The Magic Lantern

Author: Maria Cristina Paganoni

Publisher: Routledge

ISBN: 1000155439

Category: Literary Criticism

Page: 212

View: 4096

The book provides an original investigation of the double trope as a central area of Dicken’s writings in their relation to Victorian culture, using this examination of the double to shed light on such issues as urban space and imperialism in the Victorian era.

The Magic Lantern

Author: N.A

Publisher: N.A



Page: 64

View: 9365

Sexuality and the Gothic Magic Lantern

Author: D. Jones

Publisher: Springer

ISBN: 1137298928

Category: Performing Arts

Page: 254

View: 1577

This fascinating study explores the multifarious erotic themes associated with the magic lantern shows, which proved the dominant visual medium of the West for 350 years, and analyses how the shows influenced the portrayals of sexuality in major works of Gothic fiction.

The Magic Lantern

Author: José Tomás de Cuéllar

Publisher: Oxford University Press on Demand

ISBN: 0195115031

Category: Fiction

Page: 353

View: 8762

Two "renderings of a Mexican society fast unraveling under the mounting influence of European culture."--Cover.

Instruments and the Imagination

Author: Thomas L. Hankins,Robert J. Silverman

Publisher: Princeton University Press

ISBN: 1400864119

Category: Science

Page: 352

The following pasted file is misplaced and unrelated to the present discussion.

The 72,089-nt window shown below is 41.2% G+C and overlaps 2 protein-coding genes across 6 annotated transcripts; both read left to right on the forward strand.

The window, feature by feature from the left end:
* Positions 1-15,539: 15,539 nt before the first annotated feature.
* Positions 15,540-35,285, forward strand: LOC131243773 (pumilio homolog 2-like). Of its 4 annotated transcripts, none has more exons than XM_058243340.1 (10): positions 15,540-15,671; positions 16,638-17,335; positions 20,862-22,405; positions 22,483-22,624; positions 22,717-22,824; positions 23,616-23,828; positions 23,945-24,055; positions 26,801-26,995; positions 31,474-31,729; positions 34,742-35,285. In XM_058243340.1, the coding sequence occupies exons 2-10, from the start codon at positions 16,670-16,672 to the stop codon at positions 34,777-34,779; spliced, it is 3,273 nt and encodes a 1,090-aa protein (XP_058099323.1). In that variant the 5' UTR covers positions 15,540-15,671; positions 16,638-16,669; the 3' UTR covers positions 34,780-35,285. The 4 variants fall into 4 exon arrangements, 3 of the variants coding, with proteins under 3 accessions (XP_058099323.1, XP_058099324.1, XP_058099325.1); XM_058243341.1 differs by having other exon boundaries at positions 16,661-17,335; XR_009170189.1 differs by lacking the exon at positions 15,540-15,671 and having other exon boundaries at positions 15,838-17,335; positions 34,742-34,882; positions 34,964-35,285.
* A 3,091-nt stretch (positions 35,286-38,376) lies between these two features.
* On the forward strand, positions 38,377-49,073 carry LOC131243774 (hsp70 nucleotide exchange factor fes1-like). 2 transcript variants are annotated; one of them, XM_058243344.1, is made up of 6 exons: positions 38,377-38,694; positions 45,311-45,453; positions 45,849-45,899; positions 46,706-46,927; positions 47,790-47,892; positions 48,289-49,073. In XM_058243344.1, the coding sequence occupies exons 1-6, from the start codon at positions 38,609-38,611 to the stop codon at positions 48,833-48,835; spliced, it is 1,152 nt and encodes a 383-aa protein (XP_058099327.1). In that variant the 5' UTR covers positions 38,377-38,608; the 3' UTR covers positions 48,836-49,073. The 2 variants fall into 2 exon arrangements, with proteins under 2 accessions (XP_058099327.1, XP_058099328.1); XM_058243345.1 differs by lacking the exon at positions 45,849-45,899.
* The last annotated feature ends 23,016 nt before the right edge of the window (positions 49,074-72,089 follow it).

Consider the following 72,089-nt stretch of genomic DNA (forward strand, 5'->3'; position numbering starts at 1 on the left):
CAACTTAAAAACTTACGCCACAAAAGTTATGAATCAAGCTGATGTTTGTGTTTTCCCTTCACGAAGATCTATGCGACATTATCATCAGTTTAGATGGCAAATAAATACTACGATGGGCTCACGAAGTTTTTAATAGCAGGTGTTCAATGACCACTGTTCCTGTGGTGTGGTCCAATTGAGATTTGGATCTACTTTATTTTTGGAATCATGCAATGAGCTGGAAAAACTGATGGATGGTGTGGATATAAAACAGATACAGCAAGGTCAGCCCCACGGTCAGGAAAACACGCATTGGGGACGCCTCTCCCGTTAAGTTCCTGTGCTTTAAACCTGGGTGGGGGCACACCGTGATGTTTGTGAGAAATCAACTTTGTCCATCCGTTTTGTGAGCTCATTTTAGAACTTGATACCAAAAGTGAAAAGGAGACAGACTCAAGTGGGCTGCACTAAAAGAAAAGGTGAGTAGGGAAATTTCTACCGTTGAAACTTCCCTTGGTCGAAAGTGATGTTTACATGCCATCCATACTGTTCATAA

View: 2344

Thomas Hankins and Robert Silverman investigate an array of instruments from the seventeenth through the nineteenth century that seem at first to be marginal to science--magnetic clocks that were said to operate by the movements of sunflower seeds, magic lanterns, ocular harpsichords (machines that played different colored lights in harmonious mixtures), Aeolian harps (a form of wind chime), and other instruments of "natural magic" designed to produce wondrous effects. By looking at these and the first recording instruments, the stereoscope, and speaking machines, the authors show that "scientific instruments" first made their appearance as devices used to evoke wonder in the beholder, as in works of magic and the theater. The authors also demonstrate that these instruments, even though they were often "tricks," were seen by their inventors as more than trickery. In the view of Athanasius Kircher, for instance, the sunflower clock was not merely a hoax, but an effort to demonstrate, however fraudulently, his truly held belief that the ability of a flower to follow the sun was due to the same cosmic magnetic influence as that which moved the planets and caused the rotation of the earth. The marvels revealed in this work raise and answer questions about the connections between natural science and natural magic, the meaning of demonstration, the role of language and the senses in science, and the connections among art, music, literature, and natural science. Originally published in 1995. The Princeton Legacy Library uses the latest print-on-demand technology to again make available previously out-of-print books from the distinguished backlist of Princeton University Press. These editions preserve the original texts of these important books while presenting them in durable paperback and hardcover editions. The goal of the Princeton Legacy Library is to vastly increase access to the rich scholarly heritage found in the thousands of books published by Princeton University Press since its founding in 1905.